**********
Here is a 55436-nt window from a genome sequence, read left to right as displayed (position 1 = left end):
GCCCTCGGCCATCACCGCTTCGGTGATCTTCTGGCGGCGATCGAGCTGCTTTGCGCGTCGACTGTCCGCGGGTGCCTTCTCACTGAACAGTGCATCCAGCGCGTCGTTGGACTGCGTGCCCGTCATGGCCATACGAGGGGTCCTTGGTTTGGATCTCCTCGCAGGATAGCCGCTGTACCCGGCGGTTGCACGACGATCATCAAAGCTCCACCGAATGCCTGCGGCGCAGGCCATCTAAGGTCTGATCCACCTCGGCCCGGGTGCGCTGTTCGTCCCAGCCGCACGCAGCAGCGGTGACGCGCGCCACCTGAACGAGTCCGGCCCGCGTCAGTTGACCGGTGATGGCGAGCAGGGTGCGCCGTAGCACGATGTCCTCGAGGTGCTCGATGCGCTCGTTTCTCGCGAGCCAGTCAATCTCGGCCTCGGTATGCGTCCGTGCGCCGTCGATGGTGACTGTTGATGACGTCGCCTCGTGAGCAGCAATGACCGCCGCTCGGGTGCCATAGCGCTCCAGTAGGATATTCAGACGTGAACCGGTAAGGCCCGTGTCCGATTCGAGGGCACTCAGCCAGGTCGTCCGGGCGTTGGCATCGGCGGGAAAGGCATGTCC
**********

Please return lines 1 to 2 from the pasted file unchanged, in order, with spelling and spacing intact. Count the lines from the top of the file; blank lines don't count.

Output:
Here is a 55436-nt window from a genome sequence, read left to right as displayed (position 1 = left end):
GCCCTCGGCCATCACCGCTTCGGTGATCTTCTGGCGGCGATCGAGCTGCTTTGCGCGTCGACTGTCCGCGGGTGCCTTCTCACTGAACAGTGCATCCAGCGCGTCGTTGGACTGCGTGCCCGTCATGGCCATACGAGGGGTCCTTGGTTTGGATCTCCTCGCAGGATAGCCGCTGTACCCGGCGGTTGCACGACGATCATCAAAGCTCCACCGAATGCCTGCGGCGCAGGCCATCTAAGGTCTGATCCACCTCGGCCCGGGTGCGCTGTTCGTCCCAGCCGCACGCAGCAGCGGTGACGCGCGCCACCTGAACGAGTCCGGCCCGCGTCAGTTGACCGGTGATGGCGAGCAGGGTGCGCCGTAGCACGATGTCCTCGAGGTGCTCGATGCGCTCGTTTCTCGCGAGCCAGTCAATCTCGGCCTCGGTATGCGTCCGTGCGCCGTCGATGGTGACTGTTGATGACGTCGCCTCGTGAGCAGCAATGACCGCCGCTCGGGTGCCATAGCGCTCCAGTAGGATATTCAGACGTGAACCGGTAAGGCCCGTGTCCGATTCGAGGGCACTCAGCCAGGTCGTCCGGGCGTTGGCATCGGCGGGAAAGGCATGTCC